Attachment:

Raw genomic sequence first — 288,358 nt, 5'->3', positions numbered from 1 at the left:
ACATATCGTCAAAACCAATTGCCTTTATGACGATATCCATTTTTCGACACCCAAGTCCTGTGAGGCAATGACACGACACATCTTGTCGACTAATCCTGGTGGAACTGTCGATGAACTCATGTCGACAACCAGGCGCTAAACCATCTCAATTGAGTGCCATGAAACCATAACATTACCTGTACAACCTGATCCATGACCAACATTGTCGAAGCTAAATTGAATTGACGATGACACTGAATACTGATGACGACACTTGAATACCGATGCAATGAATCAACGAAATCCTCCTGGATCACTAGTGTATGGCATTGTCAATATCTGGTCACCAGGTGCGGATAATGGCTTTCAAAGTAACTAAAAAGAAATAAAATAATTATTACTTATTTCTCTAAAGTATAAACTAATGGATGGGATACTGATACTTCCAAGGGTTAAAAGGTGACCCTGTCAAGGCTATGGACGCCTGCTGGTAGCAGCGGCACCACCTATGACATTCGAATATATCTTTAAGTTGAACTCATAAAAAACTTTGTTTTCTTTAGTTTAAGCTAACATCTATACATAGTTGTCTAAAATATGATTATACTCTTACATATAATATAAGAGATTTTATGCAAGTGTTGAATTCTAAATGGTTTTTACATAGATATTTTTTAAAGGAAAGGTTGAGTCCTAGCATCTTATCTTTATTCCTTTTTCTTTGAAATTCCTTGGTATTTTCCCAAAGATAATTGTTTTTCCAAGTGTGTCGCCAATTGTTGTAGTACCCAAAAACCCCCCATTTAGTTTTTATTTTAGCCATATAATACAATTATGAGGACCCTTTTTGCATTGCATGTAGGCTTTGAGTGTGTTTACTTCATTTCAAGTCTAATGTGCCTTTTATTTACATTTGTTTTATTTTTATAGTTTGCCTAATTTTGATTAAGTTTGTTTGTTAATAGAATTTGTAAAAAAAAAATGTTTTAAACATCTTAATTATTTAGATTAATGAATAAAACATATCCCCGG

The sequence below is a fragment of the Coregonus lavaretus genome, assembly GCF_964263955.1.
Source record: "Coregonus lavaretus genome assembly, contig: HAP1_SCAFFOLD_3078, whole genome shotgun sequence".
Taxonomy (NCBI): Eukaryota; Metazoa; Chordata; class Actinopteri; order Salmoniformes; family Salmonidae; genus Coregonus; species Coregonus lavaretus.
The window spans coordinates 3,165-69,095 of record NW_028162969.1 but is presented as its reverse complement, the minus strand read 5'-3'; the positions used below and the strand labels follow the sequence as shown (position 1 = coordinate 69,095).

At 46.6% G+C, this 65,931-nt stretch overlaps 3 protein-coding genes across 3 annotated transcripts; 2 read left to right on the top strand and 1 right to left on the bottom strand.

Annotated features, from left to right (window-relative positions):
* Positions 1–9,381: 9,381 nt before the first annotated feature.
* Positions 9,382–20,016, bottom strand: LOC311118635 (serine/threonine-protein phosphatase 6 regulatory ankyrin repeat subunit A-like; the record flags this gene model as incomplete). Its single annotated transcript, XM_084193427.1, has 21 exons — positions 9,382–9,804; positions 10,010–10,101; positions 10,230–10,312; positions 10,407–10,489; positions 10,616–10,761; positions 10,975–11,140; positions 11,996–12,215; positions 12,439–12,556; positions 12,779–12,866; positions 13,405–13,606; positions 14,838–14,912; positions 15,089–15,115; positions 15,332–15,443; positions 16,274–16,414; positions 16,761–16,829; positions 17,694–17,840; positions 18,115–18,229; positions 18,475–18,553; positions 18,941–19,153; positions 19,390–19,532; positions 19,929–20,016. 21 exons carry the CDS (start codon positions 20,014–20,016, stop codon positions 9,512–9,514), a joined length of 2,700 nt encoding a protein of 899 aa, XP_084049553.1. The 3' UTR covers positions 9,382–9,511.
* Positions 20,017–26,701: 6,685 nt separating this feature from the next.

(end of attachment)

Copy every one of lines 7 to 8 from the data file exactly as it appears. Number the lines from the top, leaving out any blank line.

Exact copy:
At 46.6% G+C, this 65,931-nt stretch overlaps 3 protein-coding genes across 3 annotated transcripts; 2 read left to right on the top strand and 1 right to left on the bottom strand.

Annotated features, from left to right (window-relative positions):